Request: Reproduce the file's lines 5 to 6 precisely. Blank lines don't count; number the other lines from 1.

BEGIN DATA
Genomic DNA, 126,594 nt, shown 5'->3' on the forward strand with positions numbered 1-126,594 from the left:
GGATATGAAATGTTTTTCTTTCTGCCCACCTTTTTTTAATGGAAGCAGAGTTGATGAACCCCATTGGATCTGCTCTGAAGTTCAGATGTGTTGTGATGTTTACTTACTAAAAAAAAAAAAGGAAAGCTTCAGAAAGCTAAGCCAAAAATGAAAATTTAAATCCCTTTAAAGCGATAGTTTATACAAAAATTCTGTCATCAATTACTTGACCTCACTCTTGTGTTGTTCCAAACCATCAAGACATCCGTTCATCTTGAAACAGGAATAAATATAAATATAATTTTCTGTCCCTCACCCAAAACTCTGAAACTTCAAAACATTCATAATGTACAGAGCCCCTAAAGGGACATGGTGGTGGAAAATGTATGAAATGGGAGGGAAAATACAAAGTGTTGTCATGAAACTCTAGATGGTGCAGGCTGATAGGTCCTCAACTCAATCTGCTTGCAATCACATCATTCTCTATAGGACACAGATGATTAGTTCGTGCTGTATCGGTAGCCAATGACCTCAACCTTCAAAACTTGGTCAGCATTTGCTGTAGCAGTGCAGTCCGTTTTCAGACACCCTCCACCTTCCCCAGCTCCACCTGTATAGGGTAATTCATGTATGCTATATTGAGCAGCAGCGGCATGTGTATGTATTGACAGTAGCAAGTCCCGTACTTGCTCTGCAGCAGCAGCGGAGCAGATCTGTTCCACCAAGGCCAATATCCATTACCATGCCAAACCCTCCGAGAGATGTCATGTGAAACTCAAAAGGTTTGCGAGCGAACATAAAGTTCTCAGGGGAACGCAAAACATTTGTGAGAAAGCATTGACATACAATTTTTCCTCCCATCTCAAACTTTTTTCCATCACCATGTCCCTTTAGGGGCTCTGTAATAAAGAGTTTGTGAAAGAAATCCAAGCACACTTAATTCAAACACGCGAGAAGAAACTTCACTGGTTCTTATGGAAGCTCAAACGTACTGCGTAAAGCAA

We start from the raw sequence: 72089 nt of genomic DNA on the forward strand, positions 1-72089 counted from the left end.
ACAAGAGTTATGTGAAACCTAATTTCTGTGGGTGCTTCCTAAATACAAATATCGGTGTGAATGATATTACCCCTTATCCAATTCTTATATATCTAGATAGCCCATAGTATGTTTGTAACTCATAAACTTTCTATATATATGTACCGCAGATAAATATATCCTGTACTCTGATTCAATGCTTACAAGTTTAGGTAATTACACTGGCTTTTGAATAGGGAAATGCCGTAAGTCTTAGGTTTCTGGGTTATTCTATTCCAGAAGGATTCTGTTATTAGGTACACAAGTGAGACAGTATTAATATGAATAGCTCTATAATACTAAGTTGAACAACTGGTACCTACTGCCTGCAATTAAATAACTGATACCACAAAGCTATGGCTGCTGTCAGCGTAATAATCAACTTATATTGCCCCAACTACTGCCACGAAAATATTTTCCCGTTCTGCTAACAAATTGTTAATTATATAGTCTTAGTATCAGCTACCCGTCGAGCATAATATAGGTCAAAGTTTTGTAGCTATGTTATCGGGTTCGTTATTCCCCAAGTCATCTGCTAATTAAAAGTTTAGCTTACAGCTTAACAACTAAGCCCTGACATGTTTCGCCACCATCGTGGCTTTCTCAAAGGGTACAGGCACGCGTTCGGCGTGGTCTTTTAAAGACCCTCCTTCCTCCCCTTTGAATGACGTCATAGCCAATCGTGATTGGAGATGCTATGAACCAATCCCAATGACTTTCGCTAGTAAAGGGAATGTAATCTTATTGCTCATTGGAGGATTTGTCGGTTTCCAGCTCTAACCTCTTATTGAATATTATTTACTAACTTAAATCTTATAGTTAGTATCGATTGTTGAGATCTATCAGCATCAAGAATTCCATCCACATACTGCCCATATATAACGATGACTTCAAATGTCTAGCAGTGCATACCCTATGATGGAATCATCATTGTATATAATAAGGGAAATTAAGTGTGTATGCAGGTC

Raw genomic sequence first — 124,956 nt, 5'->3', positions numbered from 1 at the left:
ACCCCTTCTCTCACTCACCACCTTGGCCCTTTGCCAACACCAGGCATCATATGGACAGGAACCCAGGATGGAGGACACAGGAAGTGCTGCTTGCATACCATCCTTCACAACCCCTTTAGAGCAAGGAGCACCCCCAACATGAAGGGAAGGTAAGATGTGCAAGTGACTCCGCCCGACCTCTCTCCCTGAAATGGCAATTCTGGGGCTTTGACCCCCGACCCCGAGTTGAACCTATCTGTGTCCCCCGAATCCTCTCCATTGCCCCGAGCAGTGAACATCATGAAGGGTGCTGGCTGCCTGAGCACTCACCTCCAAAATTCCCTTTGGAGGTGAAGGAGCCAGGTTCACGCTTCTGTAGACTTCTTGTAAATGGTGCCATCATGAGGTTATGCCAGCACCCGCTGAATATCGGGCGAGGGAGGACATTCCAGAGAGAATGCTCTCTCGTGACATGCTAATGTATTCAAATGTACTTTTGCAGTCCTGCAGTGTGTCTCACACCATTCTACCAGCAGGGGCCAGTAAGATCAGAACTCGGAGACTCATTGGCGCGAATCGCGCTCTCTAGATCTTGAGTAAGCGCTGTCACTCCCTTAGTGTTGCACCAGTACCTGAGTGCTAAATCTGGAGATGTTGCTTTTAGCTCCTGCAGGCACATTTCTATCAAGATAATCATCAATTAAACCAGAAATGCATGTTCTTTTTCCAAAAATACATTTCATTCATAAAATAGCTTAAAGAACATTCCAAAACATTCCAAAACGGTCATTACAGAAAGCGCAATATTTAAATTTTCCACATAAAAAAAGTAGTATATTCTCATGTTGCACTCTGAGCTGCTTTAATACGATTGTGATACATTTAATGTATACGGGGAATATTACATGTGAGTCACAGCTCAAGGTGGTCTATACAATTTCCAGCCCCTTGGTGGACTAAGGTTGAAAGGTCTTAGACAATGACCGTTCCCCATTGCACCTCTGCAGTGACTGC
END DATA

Raw genomic sequence first — 124,956 nt, 5'->3', positions numbered from 1 at the left:
ACCCCTTCTCTCACTCACCACCTTGGCCCTTTGCCAACACCAGGCATCATATGGACAGGAACCCAGGATGGAGGACACAGGAAGTGCTGCTTGCATACCATCCTTCACAACCCCTTTAGAGCAAGGAGCACCCCCAACATGAAGGGAAGGTAAGATGTGCAAGTGACTCCGCCCGACCTCTCTCCCTGAAATGGCAATTCTGGGGCTTTGACCCCCGACCCCGAGTTGAACCTATCTGTGTCCCCCGAATCCTCTCCATTGCCCCGAGCAGTGAACATCATGAAGGGTGCTGGCTGCCTGAGCACTCACCTCCAAAATTCCCTTTGGAGGTGAAGGAGCCAGGTTCACGCTTCTGTAGACTTCTTGTAAATGGTGCCATCATGAGGTTATGCCAGCACCCGCTGAATATCGGGCGAGGGAGGACATTCCAGAGAGAATGCTCTCTCGTGACATGCTAATGTATTCAAATGTACTTTTGCAGTCCTGCAGTGTGTCTCACACCATTCTACCAGCAGGGGCCAGTAAGATCAGAACTCGGAGACTCATTGGCGCGAATCGCGCTCTCTAGATCTTGAGTAAGCGCTGTCACTCCCTTAGTGTTGCACCAGTACCTGAGTGCTAAATCTGGAGATGTTGCTTTTAGCTCCTGCAGGCACATTTCTATCAAGATAATCATCAATTAAACCAGAAATGCATGTTCTTTTTCCAAAAATACATTTCATTCATAAAATAGCTTAAAGAACATTCCAAAACATTCCAAAACGGTCATTACAGAAAGCGCAATATTTAAATTTTCCACATAAAAAAAGTAGTATATTCTCATGTTGCACTCTGAGCTGCTTTAATACGATTGTGATACATTTAATGTATACGGGGAATATTACATGTGAGTCACAGCTCAAGGTGGTCTATACAATTTCCAGCCCCTTGGTGGACTAAGGTTGAAAGGTCTTAGACAATGACCGTTCCCCATTGCACCTCTGCAGTGACTGC